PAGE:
Status:Illegal

Risks:Can cause severe dehydration resulting in organ shut down and death. Long term use can lead to memory and cognition problems and depression

Inhalants

Common Names: Chroming, Huffing, Sniffing

Why:Stimulating, euphoria, decreased inhibitions

Status:Legal (usually household or office items e.g. hairspray, glue, petrol)

Risks: Range of physical (brain damage, suffocation), cognitive (confusion) and psychological (depression) problems that can be permanent and/or fatal.

Opiates (Heroin)

Common Names: Heroin, H, Smack

Why:Euphoria, feelings of relaxation, intense pleasure and pain relief.

Status:Usage, possession and supply laws vary.

Risks:Nausea and vomiting. Respiratory failure and death. Digestive, respiratory and fertility issues with prolonged use.

Tobacco

Common Names: Cigarette, Ciggies, Smoke, Rollies

Why:Initial stimulating effect from nicotine leads to addiction. Nicotine relaxes and eases the agitation from withdrawal after addiction is established.

Status:Legal with age supply restrictions

Risks:Highly addictive. Includes lung, throat and mouth cancers

Alcohol

Why:Increased sense of relaxation and confidence, decreased inhibitions. Social pressures.

Status:Legal with age restrictions.

Risks:Impairs physical, emotional and cognitive responses, increasing risky behaviour and injuries. In high doses can cause coma and death. Long term use results in a range of serious or life-threatening physical and mental health issues including organ damage, brain damage, Fetal Alcohol Syndrome and cancer.

About Alcohol

Alcohol has been an accepted ‘rite of passage’ and the legal drinking age varies in different countries (e.g. Australia it is 18 and the USA it is 21). Research shows us that the adolescent brain is still developing and is particularly sensitive to alcohol. The human brain matures from the back to the front until about age 24. During adolescence, the brain undergoes extensive development and is particularly sensitive to damage from alcohol and drug use.

The areas of the brain that undergo dramatic changes during adolescence are associated with motivation, impulse control, memory, emotions and addictive behaviours. The greatest development during this time occurs in the frontal cortex. This part of the brain also influences personality expression, decision making and moderating social behaviour.

Mix all this with alcohol and it’s a disaster waiting to happen! Without the frontal cortex in full operation, they often lack the capacity to stop and think through the consequences.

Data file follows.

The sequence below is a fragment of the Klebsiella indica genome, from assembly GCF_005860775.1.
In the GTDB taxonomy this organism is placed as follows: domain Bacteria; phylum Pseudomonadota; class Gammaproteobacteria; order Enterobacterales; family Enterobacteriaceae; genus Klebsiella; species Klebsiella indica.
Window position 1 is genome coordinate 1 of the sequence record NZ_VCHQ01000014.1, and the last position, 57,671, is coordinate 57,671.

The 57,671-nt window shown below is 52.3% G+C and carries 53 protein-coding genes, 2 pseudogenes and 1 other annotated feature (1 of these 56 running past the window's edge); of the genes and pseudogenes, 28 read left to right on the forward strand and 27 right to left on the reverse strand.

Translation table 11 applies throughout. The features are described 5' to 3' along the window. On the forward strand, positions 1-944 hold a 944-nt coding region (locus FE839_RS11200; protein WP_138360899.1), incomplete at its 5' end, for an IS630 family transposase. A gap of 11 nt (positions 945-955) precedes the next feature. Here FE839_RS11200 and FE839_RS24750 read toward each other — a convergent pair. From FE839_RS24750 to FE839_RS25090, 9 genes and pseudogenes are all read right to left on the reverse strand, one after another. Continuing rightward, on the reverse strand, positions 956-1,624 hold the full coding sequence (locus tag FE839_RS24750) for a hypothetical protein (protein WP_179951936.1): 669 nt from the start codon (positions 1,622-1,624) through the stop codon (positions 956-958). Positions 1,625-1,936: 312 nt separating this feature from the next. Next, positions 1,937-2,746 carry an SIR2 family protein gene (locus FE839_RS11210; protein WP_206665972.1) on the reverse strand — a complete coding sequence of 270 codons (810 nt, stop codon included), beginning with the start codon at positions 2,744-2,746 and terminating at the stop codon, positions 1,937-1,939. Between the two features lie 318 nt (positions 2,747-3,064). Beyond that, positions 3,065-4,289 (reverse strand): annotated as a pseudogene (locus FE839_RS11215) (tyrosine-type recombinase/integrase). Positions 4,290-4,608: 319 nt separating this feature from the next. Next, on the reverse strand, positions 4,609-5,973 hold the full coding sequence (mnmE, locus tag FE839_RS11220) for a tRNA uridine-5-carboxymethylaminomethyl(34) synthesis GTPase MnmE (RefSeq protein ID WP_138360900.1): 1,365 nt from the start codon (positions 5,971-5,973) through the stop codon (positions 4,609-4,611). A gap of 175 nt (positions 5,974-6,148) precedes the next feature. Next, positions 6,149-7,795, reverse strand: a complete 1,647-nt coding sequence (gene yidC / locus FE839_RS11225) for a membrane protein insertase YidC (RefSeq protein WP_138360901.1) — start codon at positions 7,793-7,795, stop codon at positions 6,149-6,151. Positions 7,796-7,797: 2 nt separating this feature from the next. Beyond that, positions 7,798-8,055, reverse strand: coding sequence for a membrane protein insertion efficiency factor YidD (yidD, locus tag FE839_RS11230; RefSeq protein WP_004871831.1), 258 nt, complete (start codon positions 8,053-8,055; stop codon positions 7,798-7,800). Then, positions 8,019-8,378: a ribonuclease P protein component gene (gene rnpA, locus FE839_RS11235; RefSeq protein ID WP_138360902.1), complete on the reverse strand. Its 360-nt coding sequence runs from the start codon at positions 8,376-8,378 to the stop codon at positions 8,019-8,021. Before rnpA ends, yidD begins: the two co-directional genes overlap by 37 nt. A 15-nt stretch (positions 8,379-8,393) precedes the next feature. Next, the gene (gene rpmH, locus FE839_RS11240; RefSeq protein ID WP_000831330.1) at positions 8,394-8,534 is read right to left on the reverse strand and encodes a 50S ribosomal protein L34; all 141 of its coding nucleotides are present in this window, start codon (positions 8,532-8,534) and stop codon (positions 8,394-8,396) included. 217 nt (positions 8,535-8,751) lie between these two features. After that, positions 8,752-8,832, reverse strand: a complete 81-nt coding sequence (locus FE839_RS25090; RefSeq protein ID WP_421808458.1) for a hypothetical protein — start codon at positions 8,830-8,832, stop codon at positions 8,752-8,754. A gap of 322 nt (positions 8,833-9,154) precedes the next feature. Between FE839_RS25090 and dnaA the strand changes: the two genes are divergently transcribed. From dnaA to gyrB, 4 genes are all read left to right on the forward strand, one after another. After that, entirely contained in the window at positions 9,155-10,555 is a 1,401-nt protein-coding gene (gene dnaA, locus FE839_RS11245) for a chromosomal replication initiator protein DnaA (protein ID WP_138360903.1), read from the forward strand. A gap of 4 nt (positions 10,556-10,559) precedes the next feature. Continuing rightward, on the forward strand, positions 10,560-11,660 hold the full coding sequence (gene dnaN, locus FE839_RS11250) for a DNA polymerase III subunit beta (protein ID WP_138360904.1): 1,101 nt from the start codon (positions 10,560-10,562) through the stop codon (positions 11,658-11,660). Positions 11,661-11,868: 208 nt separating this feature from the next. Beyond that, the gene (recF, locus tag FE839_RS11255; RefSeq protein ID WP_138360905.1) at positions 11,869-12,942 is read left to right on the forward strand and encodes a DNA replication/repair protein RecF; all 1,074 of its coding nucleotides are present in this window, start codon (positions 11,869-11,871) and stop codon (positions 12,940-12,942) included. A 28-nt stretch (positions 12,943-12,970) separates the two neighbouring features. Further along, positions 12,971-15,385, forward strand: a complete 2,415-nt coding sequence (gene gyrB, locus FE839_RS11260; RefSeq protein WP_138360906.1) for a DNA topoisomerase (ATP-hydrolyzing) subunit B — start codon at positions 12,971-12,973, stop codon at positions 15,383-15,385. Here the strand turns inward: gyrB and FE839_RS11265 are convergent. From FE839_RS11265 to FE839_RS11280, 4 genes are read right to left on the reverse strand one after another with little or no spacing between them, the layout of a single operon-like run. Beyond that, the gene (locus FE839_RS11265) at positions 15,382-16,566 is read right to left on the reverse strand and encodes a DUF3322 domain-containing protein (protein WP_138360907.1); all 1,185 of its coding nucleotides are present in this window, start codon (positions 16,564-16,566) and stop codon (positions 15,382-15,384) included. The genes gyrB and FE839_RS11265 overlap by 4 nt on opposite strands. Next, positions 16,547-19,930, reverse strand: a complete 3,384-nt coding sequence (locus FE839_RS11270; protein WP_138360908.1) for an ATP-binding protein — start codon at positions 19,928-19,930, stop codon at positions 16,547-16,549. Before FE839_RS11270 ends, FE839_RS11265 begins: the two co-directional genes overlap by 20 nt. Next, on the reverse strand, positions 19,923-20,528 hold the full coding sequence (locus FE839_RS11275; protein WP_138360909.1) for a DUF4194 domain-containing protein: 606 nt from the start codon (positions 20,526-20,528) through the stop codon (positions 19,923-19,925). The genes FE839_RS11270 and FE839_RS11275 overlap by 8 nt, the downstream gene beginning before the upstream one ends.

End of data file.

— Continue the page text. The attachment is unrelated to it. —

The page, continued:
It’s as if, while the other areas of the teen brain are ready to ‘play ball’, the Prefrontal Cortex is not quite ready to play referee.

Responding to the Issue of Alcohol Use - A few preventative guidelines:

  • Discuss alcohol related harms with your child. Remember to discuss the perceived benefits versus the high costs including damage to the teen brain.
  • Be aware of the legal drinking age of your country. Set the age when you will permit your child to use alcohol.
  • Maybe agree on a reward if the child does not use alcohol until that age (e.g. contribution to a car) and a realistic consequence if they do (e.g. reduced allowance).
  • Do not over-react if your child breaches your family rules and stick to your agreed consequences.
  • The longer you can delay your child’s first taste of alcohol the less likely they will develop alcohol dependency, mental health issues and injuries as a result of intoxication.

Be Involved

Know & Enjoy your Child

We all get stuck in “maintenance mode” trying to just deal with the present causing us to not stay up to date with what’s happening in the lives of our children and loved ones. How well do you know your kids? Their likes, their dislikes, friends, favourite sports, music, what energises them or what demotivates them.

Encourage Accountability

Accountability means being responsible and answerable for your actions. Helping our children take responsibility for their actions now helps them understand and work through the consequences of their actions.

Consequential Learning
There are natural consequences (outcomes) for all our choices and actions. commonly referred to as cause-and-effect physics. Over time we learn that if we act in certain ways we can expect certain results. Consequential Learning provides a greater understanding of the natural consequences of their behaviour and children learn valuable lessons without parents needing to add any more.

Guided Learning
In addition to our children experiencing natural consequences, as parents we want to encourage (reinforce) responsible behavior and discourage irresponsible behavior.

Let Go